In the massive litany of facts that engulf medical students during four years of training, creating a culture of safety in patient care can get lost. But increasingly the value of open and honest patient-physician communication to reducing medical error is establishing a strong foothold in education. At MedStar Georgetown, PFACQS members and fourth-year medical students Sam McAleese and Katherine Koniares are helping to bring this message to the nearly 1,000 health care professionals-in-training at Georgetown University School of Medicine.
Raising Interest, Expectations
“My role in the council is to bring the student perspective to our mission—and to introduce our work to fellow students,” McAleese says. “Our short term goal is to raise awareness–having Katherine and me present at council events is helping to peak student interest.”
McAlvee’s own interest peaked when he embarked on a MedStar Heath system-wide research project the summer after his freshman year. “I spent 10-weeks collecting data to examine the challenge sepsis poses in MedStar Health hospitals. It was an assessment to determine how we respond to the hospital-based infection—and in what ways we can standardize and improve protocols across-the-board,” he explains. The experience convinced McAleese of the value of team-based care and open communication between patients, providers, residents and students in the process.
“From the educational point of view, I think we do it well here,” he says. “We have classes that focus on patient and physician communication with panels and interaction with hospital patients, and an immersion day for students that focuses on how patient safety issues can occur when there is a breakdown in communication. Still we know we can do more—and as a council member that’s my hope.”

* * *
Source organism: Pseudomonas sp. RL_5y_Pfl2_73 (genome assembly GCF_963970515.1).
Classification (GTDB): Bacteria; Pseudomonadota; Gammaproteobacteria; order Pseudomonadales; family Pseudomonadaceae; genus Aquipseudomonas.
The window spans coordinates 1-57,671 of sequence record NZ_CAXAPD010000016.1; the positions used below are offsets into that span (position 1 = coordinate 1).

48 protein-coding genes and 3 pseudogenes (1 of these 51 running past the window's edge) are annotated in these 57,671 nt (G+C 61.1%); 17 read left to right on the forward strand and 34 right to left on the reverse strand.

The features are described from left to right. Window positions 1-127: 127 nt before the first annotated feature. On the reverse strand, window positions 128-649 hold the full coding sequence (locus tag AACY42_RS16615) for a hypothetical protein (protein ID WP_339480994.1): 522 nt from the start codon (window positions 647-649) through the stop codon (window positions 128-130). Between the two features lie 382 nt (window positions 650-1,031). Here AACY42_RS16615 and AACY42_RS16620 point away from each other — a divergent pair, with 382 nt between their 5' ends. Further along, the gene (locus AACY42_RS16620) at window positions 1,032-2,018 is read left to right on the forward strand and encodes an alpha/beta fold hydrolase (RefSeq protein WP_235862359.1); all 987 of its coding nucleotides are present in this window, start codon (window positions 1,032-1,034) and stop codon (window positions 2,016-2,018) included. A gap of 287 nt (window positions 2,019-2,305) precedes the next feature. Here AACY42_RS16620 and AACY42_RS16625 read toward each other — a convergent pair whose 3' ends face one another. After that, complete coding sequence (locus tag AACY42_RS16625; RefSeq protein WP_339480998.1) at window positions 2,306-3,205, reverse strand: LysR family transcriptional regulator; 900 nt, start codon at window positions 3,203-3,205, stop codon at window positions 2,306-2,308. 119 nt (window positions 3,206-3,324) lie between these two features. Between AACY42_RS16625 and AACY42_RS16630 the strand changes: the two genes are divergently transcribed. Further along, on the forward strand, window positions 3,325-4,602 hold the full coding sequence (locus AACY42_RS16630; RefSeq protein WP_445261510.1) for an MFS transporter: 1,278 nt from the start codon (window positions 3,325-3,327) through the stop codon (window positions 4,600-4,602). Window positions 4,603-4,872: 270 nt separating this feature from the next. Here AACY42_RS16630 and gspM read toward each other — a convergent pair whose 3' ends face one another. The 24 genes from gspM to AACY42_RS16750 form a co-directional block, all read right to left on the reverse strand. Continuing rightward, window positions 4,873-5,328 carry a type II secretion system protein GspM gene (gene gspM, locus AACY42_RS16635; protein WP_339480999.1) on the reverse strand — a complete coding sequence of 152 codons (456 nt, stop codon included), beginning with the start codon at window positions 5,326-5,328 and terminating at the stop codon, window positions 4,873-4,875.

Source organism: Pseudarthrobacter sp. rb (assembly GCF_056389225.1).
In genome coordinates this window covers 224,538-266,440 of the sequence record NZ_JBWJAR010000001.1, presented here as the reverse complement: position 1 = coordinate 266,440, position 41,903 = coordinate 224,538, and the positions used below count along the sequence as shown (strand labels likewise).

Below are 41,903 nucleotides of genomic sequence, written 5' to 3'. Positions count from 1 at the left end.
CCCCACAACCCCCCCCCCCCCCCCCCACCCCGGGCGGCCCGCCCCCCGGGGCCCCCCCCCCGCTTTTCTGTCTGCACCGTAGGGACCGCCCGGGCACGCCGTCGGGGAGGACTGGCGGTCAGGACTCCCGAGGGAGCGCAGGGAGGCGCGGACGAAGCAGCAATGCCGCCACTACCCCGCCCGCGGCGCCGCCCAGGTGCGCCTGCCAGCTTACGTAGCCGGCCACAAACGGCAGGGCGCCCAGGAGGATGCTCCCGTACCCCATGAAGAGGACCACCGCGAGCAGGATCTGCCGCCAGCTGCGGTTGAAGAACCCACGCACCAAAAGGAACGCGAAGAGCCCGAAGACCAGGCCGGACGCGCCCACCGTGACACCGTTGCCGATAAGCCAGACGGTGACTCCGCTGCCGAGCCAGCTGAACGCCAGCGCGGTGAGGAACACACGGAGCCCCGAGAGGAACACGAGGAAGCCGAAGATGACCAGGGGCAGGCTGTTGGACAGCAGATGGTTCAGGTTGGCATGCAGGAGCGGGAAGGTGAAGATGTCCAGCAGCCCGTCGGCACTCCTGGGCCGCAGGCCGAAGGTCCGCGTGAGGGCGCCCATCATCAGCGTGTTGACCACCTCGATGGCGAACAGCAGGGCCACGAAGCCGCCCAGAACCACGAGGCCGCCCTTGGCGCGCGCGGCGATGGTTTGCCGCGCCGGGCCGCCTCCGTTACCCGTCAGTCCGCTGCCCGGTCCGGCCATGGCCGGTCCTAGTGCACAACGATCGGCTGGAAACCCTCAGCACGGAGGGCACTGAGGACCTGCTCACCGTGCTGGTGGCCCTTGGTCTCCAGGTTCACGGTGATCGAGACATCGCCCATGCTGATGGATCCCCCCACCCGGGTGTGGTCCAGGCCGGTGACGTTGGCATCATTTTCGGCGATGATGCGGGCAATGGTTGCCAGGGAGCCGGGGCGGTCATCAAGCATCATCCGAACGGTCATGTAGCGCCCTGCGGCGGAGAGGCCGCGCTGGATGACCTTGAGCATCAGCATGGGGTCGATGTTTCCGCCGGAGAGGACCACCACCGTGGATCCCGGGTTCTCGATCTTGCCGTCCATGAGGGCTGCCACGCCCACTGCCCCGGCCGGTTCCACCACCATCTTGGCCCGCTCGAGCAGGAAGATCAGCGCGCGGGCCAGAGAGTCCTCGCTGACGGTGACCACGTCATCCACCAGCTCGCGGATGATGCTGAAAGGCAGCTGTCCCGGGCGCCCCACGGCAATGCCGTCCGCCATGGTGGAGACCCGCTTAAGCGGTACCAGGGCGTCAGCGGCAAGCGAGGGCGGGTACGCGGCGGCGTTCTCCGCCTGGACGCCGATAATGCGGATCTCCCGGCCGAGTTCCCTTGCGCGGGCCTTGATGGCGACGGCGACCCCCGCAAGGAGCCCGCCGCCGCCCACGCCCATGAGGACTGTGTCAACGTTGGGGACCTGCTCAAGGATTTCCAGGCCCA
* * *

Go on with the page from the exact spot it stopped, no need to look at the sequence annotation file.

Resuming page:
Reinforcing Safety, Team Work
As Koniares begins her own immersion into the world of labor and delivery during her fourth year clerkship she is mindful of the lessons she has learned during the last year. “Everything I’ve been thinking about and studying will be put into practice every day,’ she says.
The issues of patient safety became very real to Koniares as she was completing her medical school project—a research study to “assess the level of teamwork and the perceived culture of patient safety as viewed by health care personnel in different units of MedStar Georgetown.”
Koniares’ results reinforced her gut feelings about the hospital: In all units, a majority of associates feel they support one another, work together as a team to get the job done and feel free to voice concerns if they suspect something is wrong.
This past summer, Koniares was invited to attend the MedStar Academy for Emerging Leaders in Patient Safety for medical and nursing students in Colorado—an international initiative founded by David Mayer, MD, vice president of quality and safety for MedStar Health.
“It was four days of rich discussion about communication, safety and quality in health care,” Koniares explains. “I’m now part of a growing alumni of the camp who are working to spread the idea of safety in health care,” she adds. “I think that it is important to begin this training early on, and keep re-enforcing the notion throughout our careers as physicians,” Koniares says.